System on Chip (SoC) design today is an incredibly complicated collaborative endeavor. By applying the label “System” to the chips we design, we enter a realm of complex, interdisciplinary interactions that span realms like analog, digital, communications, semiconductor process, and – with increasing dominance – software.
Since the first SoCs rolled out a mere decade or so ago, the composition of design teams has shifted notably, with the percentage of cubicles occupied by software developers increasing much more rapidly than those of any of the other engineering disciplines. In most SoC projects today, software development is the critical path, and the other components of the project are merely speed bumps in the software development spiral.
With that in mind, it is essential that we start the software development phase of our project as early as possible, and then do everything we can to keep those programmers productive and happy for the entire duration of our project. Beyond the time-honored tradition of slipping pizza under the door, one of the best ways to get programmer productivity up is to provide a prototyping environment where programmers can get started early, rather than waiting for tapeout to begin the long, arduous process of swatting all the configuration-specific bugs that are bound to plague our particular SoC hardware architecture.
FPGAs have been the go-to technology in the quest to build working prototypes suitable for software development and debug. FPGA companies have created a special category of devices specifically tailored to the needs of prototypes. Numerous companies build gigantic prototyping boards with various arrangements of FPGAs, interfaces, and nifty tricks aimed at smoothing out the arduous process of creating and bringing up an FPGA-based prototype.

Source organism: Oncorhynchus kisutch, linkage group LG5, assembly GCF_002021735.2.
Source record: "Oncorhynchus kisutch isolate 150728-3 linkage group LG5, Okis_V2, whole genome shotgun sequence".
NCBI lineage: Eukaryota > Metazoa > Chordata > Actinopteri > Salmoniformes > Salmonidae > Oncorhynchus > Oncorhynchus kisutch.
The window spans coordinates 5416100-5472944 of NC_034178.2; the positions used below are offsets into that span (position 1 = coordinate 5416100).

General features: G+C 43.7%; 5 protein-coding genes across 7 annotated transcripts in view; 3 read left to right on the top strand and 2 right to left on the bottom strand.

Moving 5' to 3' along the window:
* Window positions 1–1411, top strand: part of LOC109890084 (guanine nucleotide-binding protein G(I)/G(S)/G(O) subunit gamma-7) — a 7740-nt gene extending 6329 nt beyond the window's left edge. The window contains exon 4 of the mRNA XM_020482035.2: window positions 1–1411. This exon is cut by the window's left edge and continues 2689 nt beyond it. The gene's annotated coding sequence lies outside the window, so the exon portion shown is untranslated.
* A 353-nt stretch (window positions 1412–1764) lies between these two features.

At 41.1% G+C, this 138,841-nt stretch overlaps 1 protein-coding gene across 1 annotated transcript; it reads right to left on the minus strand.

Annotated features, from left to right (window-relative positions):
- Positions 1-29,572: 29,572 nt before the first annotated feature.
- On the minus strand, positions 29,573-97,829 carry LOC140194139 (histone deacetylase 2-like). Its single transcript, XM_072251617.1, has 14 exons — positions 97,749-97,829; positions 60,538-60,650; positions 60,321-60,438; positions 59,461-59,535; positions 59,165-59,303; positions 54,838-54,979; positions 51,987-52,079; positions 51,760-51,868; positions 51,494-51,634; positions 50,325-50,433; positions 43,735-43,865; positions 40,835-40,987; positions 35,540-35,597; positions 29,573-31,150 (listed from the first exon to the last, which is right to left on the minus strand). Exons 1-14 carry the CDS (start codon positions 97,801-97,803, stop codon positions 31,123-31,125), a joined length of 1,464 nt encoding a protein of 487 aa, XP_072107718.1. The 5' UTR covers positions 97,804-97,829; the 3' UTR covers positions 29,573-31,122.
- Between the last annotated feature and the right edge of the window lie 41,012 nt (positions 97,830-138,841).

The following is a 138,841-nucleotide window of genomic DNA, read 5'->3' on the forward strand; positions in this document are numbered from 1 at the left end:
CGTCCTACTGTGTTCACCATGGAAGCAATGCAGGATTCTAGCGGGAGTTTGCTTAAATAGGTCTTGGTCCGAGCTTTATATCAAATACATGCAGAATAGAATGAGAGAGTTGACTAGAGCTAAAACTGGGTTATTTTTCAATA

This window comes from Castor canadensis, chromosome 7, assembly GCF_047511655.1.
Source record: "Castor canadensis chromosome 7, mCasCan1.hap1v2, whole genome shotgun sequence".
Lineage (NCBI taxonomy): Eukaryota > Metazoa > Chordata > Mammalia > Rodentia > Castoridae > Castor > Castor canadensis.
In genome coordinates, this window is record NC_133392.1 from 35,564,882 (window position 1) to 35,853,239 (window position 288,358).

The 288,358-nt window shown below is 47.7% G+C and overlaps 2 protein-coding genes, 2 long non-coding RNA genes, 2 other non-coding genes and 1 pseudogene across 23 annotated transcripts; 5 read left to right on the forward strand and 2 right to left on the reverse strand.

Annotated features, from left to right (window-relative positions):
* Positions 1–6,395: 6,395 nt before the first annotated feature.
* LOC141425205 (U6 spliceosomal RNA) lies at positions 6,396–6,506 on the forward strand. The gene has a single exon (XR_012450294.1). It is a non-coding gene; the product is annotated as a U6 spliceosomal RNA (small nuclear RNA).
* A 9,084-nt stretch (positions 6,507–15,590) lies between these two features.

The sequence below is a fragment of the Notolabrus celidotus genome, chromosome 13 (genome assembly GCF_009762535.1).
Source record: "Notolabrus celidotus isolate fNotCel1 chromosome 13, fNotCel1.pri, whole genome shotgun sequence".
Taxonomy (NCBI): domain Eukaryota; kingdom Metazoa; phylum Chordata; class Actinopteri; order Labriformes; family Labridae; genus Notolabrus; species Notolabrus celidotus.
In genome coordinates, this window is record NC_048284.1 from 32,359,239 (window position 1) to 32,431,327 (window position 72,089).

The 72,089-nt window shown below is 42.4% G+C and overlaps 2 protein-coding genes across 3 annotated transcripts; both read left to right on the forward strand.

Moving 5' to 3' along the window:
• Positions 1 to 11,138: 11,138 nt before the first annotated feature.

From the hardware design perspective, the FPGA-based prototype is just the last in a sequence of virtual and real prototypes we use to debug and validate our system before we go to tapeout and final production. Most teams use simulation and software-based virtual prototypes for the early-phase validation, then move on to big-iron emulation for in-depth hardware debugging, and then finally to FPGA-based prototypes for software development and debug and final validation of the hardware design. With the FPGA prototype usually coming last, the time to bring up the FPGA prototype (and therefore open the door for real software development) is a critical element in SoC project schedules.
Many companies persist in building their own FPGA prototypes from scratch. This makes sense in some situations, such as where the project is a simple evolution of a previous project for which a home-grown FPGA prototype was already built. For anything without a legacy prototype, however, building from scratch is a complicated, time-consuming design project – situated at exactly the wrong phase of the overall SoC development schedule. For that reason, many teams go with commercial prototyping boards or systems, where the hard work of board design and integration are already done, and where (presumably) other teams have shaken most of the bugs out of the platform itself.
Even starting with a commercial prototyping board or system, however, the complexity of bringing up a prototype can be daunting. The gap between your working emulation or simulation model of your design and the one you envision purring away on your FPGA boards is huge. Often, commercial prototyping boards are just that – boards – without the software and IP support you need to get your non-FPGA design up and running on a bunch of interconnected FPGAs.